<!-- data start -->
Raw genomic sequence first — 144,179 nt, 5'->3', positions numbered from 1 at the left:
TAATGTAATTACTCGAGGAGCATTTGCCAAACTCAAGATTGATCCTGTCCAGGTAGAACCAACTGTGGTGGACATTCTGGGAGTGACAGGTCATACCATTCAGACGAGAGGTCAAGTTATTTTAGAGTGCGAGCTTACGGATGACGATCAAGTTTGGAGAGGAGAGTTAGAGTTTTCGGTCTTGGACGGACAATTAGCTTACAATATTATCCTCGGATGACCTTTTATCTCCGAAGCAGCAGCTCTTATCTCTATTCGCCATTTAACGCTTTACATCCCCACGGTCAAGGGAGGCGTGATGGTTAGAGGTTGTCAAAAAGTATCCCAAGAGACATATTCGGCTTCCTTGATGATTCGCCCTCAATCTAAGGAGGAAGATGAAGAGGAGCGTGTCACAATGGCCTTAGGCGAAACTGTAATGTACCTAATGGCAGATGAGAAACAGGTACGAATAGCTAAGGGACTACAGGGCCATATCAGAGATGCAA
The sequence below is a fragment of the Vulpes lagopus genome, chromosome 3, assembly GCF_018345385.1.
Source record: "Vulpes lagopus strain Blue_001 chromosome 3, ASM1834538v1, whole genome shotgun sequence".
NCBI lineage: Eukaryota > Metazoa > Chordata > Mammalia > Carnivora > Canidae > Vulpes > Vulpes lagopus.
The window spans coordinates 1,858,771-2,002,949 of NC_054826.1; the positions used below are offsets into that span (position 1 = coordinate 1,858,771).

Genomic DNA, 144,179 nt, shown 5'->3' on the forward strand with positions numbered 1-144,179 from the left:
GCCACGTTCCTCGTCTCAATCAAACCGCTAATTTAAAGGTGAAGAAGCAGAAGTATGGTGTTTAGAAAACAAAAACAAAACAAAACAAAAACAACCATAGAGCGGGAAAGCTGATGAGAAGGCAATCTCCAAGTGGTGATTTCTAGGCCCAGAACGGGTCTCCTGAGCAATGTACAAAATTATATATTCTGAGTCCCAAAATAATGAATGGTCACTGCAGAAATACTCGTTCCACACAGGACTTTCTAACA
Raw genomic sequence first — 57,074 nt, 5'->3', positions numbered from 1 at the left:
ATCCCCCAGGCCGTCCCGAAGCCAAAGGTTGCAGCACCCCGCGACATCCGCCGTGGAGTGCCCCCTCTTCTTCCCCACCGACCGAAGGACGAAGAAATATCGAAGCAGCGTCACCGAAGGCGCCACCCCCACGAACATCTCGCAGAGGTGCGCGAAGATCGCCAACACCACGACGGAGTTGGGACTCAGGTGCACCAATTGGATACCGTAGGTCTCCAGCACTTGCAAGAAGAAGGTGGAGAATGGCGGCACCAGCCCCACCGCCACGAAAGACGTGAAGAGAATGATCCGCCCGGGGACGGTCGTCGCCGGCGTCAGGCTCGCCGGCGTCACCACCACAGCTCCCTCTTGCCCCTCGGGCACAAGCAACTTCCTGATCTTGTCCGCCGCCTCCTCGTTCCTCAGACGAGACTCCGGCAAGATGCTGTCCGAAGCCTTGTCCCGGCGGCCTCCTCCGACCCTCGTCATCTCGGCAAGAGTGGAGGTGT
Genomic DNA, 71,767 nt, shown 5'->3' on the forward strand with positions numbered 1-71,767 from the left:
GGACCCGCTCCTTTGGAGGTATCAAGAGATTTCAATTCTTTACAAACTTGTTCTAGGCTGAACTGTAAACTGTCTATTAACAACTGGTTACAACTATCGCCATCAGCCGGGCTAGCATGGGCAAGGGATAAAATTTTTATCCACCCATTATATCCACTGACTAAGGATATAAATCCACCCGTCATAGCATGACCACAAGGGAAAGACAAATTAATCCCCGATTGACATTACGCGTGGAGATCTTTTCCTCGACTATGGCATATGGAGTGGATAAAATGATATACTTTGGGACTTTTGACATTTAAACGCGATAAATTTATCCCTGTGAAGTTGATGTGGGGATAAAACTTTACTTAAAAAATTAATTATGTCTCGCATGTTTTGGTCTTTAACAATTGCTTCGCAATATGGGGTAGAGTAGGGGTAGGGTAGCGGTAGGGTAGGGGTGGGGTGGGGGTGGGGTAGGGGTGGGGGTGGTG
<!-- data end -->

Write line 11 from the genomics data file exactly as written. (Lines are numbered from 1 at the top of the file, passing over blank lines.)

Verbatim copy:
Genomic DNA, 71,767 nt, shown 5'->3' on the forward strand with positions numbered 1-71,767 from the left: